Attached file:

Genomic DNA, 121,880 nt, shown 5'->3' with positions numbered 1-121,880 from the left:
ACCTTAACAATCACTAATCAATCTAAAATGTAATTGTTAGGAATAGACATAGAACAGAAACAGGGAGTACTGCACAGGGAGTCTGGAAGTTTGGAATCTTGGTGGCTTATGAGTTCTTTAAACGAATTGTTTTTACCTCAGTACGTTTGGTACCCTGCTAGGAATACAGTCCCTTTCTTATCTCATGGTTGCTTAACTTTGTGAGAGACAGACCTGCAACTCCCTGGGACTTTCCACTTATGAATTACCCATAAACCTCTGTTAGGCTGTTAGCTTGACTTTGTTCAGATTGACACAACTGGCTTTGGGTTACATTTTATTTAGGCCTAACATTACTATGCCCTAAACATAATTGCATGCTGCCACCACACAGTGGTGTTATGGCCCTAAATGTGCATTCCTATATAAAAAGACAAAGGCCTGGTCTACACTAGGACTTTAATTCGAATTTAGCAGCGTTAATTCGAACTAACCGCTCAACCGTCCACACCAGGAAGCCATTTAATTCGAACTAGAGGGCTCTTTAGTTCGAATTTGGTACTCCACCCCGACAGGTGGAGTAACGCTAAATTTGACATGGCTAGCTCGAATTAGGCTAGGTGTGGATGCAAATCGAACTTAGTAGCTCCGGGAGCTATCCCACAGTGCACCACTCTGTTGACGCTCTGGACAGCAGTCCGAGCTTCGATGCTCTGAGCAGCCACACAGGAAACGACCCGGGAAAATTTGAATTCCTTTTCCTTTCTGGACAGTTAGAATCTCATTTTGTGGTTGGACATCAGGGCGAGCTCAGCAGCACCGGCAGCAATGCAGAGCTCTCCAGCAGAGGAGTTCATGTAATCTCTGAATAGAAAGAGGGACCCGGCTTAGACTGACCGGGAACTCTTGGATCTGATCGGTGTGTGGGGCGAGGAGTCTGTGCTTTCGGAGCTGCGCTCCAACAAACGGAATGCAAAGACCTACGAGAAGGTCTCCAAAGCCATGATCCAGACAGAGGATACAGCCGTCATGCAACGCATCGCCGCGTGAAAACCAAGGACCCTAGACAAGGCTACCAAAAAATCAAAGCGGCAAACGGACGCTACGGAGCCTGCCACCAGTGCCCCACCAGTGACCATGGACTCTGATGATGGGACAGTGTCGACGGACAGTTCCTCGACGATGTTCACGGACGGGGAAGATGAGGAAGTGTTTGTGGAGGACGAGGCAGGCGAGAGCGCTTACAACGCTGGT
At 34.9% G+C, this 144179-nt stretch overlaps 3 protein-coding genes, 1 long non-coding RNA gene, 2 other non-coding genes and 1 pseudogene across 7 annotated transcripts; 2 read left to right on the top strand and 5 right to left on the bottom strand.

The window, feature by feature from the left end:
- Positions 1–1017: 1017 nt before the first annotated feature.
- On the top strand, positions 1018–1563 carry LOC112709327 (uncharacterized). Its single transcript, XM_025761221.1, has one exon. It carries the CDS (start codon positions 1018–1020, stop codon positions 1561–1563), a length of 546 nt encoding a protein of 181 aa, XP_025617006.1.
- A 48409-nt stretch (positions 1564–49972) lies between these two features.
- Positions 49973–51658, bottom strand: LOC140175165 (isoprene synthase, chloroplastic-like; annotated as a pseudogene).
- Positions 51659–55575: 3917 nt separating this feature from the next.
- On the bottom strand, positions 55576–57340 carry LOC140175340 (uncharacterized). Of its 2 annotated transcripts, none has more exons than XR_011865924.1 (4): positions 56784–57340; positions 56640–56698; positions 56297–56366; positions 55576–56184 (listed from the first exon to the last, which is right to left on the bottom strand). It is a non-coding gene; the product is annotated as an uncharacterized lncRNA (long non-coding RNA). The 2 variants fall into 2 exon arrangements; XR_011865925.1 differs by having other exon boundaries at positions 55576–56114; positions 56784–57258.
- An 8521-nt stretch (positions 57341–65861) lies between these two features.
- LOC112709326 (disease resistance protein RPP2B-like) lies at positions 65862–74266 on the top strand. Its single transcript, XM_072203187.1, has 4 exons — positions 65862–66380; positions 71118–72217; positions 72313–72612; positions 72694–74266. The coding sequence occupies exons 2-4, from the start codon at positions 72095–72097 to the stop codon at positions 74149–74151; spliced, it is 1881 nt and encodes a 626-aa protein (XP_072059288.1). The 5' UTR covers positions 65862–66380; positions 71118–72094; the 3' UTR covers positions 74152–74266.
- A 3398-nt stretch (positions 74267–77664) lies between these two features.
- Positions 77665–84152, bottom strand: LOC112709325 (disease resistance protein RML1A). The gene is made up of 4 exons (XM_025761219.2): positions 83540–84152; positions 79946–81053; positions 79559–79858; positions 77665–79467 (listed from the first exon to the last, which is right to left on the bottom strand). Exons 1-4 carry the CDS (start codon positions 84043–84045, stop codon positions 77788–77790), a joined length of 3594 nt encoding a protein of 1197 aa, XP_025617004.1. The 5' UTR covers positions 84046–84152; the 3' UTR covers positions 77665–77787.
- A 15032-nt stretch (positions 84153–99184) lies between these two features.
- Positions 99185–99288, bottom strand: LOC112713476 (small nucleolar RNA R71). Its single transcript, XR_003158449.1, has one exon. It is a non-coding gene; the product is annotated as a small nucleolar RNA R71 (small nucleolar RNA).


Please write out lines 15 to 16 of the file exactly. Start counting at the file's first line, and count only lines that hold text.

- A 15032-nt stretch (positions 84153–99184) lies between these two features.
- Positions 99185–99288, bottom strand: LOC112713476 (small nucleolar RNA R71). Its single transcript, XR_003158449.1, has one exon. It is a non-coding gene; the product is annotated as a small nucleolar RNA R71 (small nucleolar RNA).